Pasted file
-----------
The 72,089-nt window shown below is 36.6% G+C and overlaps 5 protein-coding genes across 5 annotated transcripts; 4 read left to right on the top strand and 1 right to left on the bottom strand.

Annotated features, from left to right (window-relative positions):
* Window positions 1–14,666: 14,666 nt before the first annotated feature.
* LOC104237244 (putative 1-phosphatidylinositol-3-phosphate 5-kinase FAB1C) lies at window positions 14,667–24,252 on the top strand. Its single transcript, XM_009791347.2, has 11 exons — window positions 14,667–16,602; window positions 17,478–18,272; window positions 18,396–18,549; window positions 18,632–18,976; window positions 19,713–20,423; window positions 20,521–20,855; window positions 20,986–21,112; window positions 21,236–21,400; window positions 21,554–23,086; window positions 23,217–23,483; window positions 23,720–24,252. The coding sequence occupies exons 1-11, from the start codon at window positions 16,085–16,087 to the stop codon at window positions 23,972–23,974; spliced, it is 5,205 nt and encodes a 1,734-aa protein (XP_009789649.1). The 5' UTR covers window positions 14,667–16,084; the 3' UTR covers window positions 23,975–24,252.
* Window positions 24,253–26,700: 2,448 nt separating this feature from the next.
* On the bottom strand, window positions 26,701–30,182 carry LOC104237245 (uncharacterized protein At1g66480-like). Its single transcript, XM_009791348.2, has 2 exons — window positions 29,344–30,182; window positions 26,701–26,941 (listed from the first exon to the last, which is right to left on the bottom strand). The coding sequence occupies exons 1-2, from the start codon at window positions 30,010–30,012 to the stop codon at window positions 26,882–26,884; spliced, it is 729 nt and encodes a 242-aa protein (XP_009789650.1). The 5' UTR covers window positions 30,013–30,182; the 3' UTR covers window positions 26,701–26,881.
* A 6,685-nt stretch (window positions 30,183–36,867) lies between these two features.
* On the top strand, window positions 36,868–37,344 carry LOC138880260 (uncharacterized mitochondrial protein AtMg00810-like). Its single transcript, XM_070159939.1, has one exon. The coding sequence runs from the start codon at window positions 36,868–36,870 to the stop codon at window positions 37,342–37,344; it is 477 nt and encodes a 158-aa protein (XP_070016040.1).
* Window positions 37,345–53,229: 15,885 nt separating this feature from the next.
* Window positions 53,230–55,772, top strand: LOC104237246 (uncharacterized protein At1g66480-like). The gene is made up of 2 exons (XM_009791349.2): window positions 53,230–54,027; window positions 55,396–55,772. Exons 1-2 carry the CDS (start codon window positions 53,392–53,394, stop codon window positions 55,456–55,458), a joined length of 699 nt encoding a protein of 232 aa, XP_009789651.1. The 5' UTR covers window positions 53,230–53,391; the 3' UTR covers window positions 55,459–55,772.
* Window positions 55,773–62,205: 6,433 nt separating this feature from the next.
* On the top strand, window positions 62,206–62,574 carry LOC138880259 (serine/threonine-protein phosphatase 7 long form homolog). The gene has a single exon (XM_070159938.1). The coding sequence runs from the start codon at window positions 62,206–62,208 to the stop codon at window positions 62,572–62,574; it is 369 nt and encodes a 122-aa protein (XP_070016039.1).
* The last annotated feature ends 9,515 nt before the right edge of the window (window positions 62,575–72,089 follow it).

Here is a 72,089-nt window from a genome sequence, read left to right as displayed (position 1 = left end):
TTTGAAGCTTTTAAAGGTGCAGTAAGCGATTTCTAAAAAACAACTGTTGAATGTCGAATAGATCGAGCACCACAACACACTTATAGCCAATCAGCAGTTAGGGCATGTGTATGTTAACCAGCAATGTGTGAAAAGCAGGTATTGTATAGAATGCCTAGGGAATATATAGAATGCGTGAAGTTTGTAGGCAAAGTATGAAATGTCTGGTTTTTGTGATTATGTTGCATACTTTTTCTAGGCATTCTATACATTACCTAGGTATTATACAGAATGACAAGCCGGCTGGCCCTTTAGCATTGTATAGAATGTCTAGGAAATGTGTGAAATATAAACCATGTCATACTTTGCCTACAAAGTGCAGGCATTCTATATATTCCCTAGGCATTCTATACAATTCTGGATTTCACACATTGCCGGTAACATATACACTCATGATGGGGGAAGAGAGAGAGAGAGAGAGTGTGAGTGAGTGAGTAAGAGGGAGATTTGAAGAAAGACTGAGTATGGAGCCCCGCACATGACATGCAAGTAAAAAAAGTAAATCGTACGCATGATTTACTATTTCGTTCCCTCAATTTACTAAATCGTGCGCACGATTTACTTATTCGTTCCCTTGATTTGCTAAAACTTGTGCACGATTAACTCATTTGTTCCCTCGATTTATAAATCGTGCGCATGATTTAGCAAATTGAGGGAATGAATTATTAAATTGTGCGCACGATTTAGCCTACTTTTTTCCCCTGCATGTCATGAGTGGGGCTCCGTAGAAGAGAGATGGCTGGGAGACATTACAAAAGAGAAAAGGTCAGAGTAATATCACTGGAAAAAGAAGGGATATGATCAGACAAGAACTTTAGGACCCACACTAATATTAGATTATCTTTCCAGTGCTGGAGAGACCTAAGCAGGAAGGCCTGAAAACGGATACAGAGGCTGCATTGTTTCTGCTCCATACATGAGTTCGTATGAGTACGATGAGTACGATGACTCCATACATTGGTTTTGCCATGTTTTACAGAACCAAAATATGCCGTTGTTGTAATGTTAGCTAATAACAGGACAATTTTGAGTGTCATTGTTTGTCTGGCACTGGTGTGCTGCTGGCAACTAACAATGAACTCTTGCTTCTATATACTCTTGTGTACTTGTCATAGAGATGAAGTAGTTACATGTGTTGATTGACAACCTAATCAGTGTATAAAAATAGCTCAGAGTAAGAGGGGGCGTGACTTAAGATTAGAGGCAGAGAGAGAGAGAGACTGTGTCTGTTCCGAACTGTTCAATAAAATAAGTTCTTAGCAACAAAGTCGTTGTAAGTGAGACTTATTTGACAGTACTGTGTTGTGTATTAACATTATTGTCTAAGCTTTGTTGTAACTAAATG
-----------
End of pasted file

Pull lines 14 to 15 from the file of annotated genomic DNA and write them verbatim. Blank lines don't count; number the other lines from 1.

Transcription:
Here is a 72,089-nt window from a genome sequence, read left to right as displayed (position 1 = left end):
TTTGAAGCTTTTAAAGGTGCAGTAAGCGATTTCTAAAAAACAACTGTTGAATGTCGAATAGATCGAGCACCACAACACACTTATAGCCAATCAGCAGTTAGGGCATGTGTATGTTAACCAGCAATGTGTGAAAAGCAGGTATTGTATAGAATGCCTAGGGAATATATAGAATGCGTGAAGTTTGTAGGCAAAGTATGAAATGTCTGGTTTTTGTGATTATGTTGCATACTTTTTCTAGGCATTCTATACATTACCTAGGTATTATACAGAATGACAAGCCGGCTGGCCCTTTAGCATTGTATAGAATGTCTAGGAAATGTGTGAAATATAAACCATGTCATACTTTGCCTACAAAGTGCAGGCATTCTATATATTCCCTAGGCATTCTATACAATTCTGGATTTCACACATTGCCGGTAACATATACACTCATGATGGGGGAAGAGAGAGAGAGAGAGAGTGTGAGTGAGTGAGTAAGAGGGAGATTTGAAGAAAGACTGAGTATGGAGCCCCGCACATGACATGCAAGTAAAAAAAGTAAATCGTACGCATGATTTACTATTTCGTTCCCTCAATTTACTAAATCGTGCGCACGATTTACTTATTCGTTCCCTTGATTTGCTAAAACTTGTGCACGATTAACTCATTTGTTCCCTCGATTTATAAATCGTGCGCATGATTTAGCAAATTGAGGGAATGAATTATTAAATTGTGCGCACGATTTAGCCTACTTTTTTCCCCTGCATGTCATGAGTGGGGCTCCGTAGAAGAGAGATGGCTGGGAGACATTACAAAAGAGAAAAGGTCAGAGTAATATCACTGGAAAAAGAAGGGATATGATCAGACAAGAACTTTAGGACCCACACTAATATTAGATTATCTTTCCAGTGCTGGAGAGACCTAAGCAGGAAGGCCTGAAAACGGATACAGAGGCTGCATTGTTTCTGCTCCATACATGAGTTCGTATGAGTACGATGAGTACGATGACTCCATACATTGGTTTTGCCATGTTTTACAGAACCAAAATATGCCGTTGTTGTAATGTTAGCTAATAACAGGACAATTTTGAGTGTCATTGTTTGTCTGGCACTGGTGTGCTGCTGGCAACTAACAATGAACTCTTGCTTCTATATACTCTTGTGTACTTGTCATAGAGATGAAGTAGTTACATGTGTTGATTGACAACCTAATCAGTGTATAAAAATAGCTCAGAGTAAGAGGGGGCGTGACTTAAGATTAGAGGCAGAGAGAGAGAGAGACTGTGTCTGTTCCGAACTGTTCAATAAAATAAGTTCTTAGCAACAAAGTCGTTGTAAGTGAGACTTATTTGACAGTACTGTGTTGTGTATTAACATTATTGTCTAAGCTTTGTTGTAACTAAATG